Subscribe: Subscribe to me on YouTube

Thursday, April 11, 2013

I was walking down this street at 10:45am this morning...

Clearly it was just me. Everyone else was fifty yards to the right, trying to get in through the back door.

That might look like a delightful Regency style street in the heart of Kemp Town, but sadly Brighton doesn't have a telecoms tower in the trees. Which is why you can't get an O2 signal at the hospital. The street above is actually Cornwall Terrace in London. Or rather, the buildings on the right are. The road is called 'Outer Circle', but when you've paid a few million for a three-storey town house opposite Regents Park, you need a classier sounding address. And besides, you're probably more inner circle than outer.

So the row of houses is named separately. Which is why no one can find Cornwall Terrace on a map, and your friends end up in the mews around the back, trying to get a leg up over the wall.

Officially I was there for this...

... but it's only a few doors down from the most expensive terraced house in the world, so it also gave me a chance to check out where I'll be living when my EuroMillions numbers come up. Assuming they come up three or four times in consecutive weeks.

For me, attending the last council meeting in December was a lot like being Michael Palin without a camera crew, so I was tempted to pack enough supplies for an eighty day trip. But fortunately things went a lot more smoothly this time. I was walking past the Sherlock Holmes Museum in Baker Street less than two hours after leaving home. It was what you might call elementary.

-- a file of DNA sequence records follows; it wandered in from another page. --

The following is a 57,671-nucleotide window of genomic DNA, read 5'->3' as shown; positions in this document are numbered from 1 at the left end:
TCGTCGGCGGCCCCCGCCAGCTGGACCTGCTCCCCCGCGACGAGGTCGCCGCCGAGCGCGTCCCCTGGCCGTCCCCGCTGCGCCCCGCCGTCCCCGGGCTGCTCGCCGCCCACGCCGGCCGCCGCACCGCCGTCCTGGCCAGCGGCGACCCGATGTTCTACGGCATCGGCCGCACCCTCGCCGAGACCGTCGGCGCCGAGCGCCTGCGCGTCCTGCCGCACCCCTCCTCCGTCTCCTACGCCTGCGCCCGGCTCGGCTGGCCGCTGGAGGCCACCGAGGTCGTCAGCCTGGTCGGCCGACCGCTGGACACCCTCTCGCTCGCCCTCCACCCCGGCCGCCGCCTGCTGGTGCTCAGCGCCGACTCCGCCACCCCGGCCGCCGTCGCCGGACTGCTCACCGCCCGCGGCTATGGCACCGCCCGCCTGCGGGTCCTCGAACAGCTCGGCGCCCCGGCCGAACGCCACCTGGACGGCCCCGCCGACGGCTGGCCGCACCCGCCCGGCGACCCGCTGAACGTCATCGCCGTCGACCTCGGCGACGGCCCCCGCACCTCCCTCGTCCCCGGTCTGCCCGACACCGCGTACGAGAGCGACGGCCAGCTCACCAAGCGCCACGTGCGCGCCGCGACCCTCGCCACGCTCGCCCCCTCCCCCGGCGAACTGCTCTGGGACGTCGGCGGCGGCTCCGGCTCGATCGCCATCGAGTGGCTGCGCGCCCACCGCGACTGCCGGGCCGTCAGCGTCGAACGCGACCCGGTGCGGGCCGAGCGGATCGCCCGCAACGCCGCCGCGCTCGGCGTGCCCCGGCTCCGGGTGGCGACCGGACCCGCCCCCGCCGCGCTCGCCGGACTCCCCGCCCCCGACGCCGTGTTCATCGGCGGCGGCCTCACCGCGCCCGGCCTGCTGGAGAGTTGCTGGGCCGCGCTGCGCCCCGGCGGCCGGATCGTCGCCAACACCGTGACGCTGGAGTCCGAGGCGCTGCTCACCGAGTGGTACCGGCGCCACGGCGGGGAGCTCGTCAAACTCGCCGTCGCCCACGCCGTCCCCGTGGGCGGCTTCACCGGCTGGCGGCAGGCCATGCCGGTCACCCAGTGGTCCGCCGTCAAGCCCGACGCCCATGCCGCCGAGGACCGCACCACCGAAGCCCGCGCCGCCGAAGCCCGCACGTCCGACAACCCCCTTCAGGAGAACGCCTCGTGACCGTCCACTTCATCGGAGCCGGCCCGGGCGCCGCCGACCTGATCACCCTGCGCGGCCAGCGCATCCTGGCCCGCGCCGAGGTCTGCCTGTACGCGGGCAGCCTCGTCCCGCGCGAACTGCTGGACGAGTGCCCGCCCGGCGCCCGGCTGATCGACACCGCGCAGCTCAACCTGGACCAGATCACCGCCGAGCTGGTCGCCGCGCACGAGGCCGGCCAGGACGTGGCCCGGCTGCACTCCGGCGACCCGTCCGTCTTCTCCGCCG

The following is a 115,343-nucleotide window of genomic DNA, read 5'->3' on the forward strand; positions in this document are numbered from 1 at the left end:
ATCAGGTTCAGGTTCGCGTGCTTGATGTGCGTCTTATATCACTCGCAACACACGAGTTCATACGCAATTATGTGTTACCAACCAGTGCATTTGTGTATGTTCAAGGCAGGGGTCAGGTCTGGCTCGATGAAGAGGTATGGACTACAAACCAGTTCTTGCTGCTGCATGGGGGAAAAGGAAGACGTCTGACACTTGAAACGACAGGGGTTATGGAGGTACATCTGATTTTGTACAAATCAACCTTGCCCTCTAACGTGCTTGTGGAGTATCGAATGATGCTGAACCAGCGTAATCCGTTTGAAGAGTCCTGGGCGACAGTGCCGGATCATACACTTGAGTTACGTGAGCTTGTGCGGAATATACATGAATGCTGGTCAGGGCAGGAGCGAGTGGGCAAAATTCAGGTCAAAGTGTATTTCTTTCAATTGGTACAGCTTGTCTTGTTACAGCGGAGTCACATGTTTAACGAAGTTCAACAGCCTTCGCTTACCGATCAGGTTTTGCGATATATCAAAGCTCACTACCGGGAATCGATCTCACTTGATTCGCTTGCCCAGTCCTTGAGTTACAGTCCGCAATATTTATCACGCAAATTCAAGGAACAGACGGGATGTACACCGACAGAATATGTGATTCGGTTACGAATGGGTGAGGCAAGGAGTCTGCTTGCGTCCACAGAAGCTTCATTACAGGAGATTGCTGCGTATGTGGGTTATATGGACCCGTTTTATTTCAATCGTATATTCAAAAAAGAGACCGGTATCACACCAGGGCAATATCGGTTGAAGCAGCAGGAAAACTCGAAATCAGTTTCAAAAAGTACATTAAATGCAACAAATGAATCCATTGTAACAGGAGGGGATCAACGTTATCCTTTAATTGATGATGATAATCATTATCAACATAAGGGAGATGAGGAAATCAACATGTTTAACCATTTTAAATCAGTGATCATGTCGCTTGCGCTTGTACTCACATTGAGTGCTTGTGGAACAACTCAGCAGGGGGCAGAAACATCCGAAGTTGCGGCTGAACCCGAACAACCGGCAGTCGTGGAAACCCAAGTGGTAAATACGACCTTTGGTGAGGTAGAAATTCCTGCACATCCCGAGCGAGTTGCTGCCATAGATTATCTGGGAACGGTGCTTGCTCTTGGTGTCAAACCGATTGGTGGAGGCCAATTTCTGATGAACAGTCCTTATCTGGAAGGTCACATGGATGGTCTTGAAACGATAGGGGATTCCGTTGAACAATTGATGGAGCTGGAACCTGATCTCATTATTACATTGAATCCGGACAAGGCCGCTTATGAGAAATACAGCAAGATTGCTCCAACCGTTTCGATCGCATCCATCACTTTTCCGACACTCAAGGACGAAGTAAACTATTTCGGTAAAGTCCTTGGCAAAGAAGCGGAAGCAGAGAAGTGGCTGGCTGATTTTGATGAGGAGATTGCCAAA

The Royal College of Ophthalmologists is housed in a building which is compact and bijou enough to only be worth about twenty million or so, but they provided us with a good sized room, complete with some antique ophthalmic curiosities in a glass case. There were thirteen of us there, so it was a lot like The Last Supper, but with Bakewell tarts instead of bread, and no one to turn the water into wine.

Lunch consisted of a range of "Freshly Cut Sandwiches", an interesting description which suggested they could have been sitting there for a week, only to be chopped up that morning. Either way, they tasted nice, although I think someone had made a bit of a cock-up with the quiche. I'm no Delia, but I'm not sure a savoury flan should be made with sweet pastry.

It was a very productive day though, and I had a nice conversation over the third floor bannisters with someone on the second floor stairs who likes my writing. She was definitely looking up to me. Although it seemed to be hurting her neck. Ultimately though, the best thing about the day was that I made it out of there on time, hopped straight on a fast train, and made it back to Brighton in time to pick up Amelie from nursery. And I'm telling you now, I might be able to breeze into London and back with stress-free ease, but that walk up the hill with a moaning four-year-old felt like a nightmare of epic proportions.


Phil's Mum said...

So you could commute there every day and still pick up Amelie from nursery.

Phil said...

I could. And it also means that when my EuroMillions numbers come up, it'll be easy for Lisa to bring the kids to visit me once a fortnight.